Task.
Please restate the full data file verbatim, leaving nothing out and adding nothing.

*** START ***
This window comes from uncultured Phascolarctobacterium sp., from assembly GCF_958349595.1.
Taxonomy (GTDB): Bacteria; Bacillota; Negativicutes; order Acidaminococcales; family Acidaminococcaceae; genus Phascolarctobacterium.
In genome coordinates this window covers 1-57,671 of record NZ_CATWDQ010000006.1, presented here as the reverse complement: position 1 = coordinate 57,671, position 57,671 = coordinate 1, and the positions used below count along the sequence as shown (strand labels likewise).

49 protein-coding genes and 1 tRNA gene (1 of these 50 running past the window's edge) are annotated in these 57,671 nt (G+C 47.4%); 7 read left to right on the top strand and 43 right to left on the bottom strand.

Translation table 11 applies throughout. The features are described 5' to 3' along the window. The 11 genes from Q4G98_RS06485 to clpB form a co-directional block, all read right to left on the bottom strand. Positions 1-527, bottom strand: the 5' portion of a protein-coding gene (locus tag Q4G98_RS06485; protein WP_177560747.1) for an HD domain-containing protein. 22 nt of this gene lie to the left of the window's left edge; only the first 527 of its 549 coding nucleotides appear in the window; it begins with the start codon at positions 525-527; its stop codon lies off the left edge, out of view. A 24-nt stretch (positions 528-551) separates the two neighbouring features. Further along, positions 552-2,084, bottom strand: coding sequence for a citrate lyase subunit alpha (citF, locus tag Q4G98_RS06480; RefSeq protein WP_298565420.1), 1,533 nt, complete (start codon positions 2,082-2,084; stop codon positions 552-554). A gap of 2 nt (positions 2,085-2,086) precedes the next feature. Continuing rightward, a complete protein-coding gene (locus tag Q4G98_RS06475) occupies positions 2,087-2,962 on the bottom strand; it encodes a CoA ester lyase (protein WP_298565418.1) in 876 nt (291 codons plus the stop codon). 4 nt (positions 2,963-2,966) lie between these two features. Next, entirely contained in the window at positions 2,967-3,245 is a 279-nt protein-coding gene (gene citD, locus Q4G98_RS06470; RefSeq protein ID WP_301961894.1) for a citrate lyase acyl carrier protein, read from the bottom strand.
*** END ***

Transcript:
This window comes from uncultured Phascolarctobacterium sp., from assembly GCF_958349595.1.
Taxonomy (GTDB): Bacteria; Bacillota; Negativicutes; order Acidaminococcales; family Acidaminococcaceae; genus Phascolarctobacterium.
In genome coordinates this window covers 1-57,671 of record NZ_CATWDQ010000006.1, presented here as the reverse complement: position 1 = coordinate 57,671, position 57,671 = coordinate 1, and the positions used below count along the sequence as shown (strand labels likewise).

49 protein-coding genes and 1 tRNA gene (1 of these 50 running past the window's edge) are annotated in these 57,671 nt (G+C 47.4%); 7 read left to right on the top strand and 43 right to left on the bottom strand.

Translation table 11 applies throughout. The features are described 5' to 3' along the window. The 11 genes from Q4G98_RS06485 to clpB form a co-directional block, all read right to left on the bottom strand. Positions 1-527, bottom strand: the 5' portion of a protein-coding gene (locus tag Q4G98_RS06485; protein WP_177560747.1) for an HD domain-containing protein. 22 nt of this gene lie to the left of the window's left edge; only the first 527 of its 549 coding nucleotides appear in the window; it begins with the start codon at positions 525-527; its stop codon lies off the left edge, out of view. A 24-nt stretch (positions 528-551) separates the two neighbouring features. Further along, positions 552-2,084, bottom strand: coding sequence for a citrate lyase subunit alpha (citF, locus tag Q4G98_RS06480; RefSeq protein WP_298565420.1), 1,533 nt, complete (start codon positions 2,082-2,084; stop codon positions 552-554). A gap of 2 nt (positions 2,085-2,086) precedes the next feature. Continuing rightward, a complete protein-coding gene (locus tag Q4G98_RS06475) occupies positions 2,087-2,962 on the bottom strand; it encodes a CoA ester lyase (protein WP_298565418.1) in 876 nt (291 codons plus the stop codon). 4 nt (positions 2,963-2,966) lie between these two features. Next, entirely contained in the window at positions 2,967-3,245 is a 279-nt protein-coding gene (gene citD, locus Q4G98_RS06470; RefSeq protein ID WP_301961894.1) for a citrate lyase acyl carrier protein, read from the bottom strand.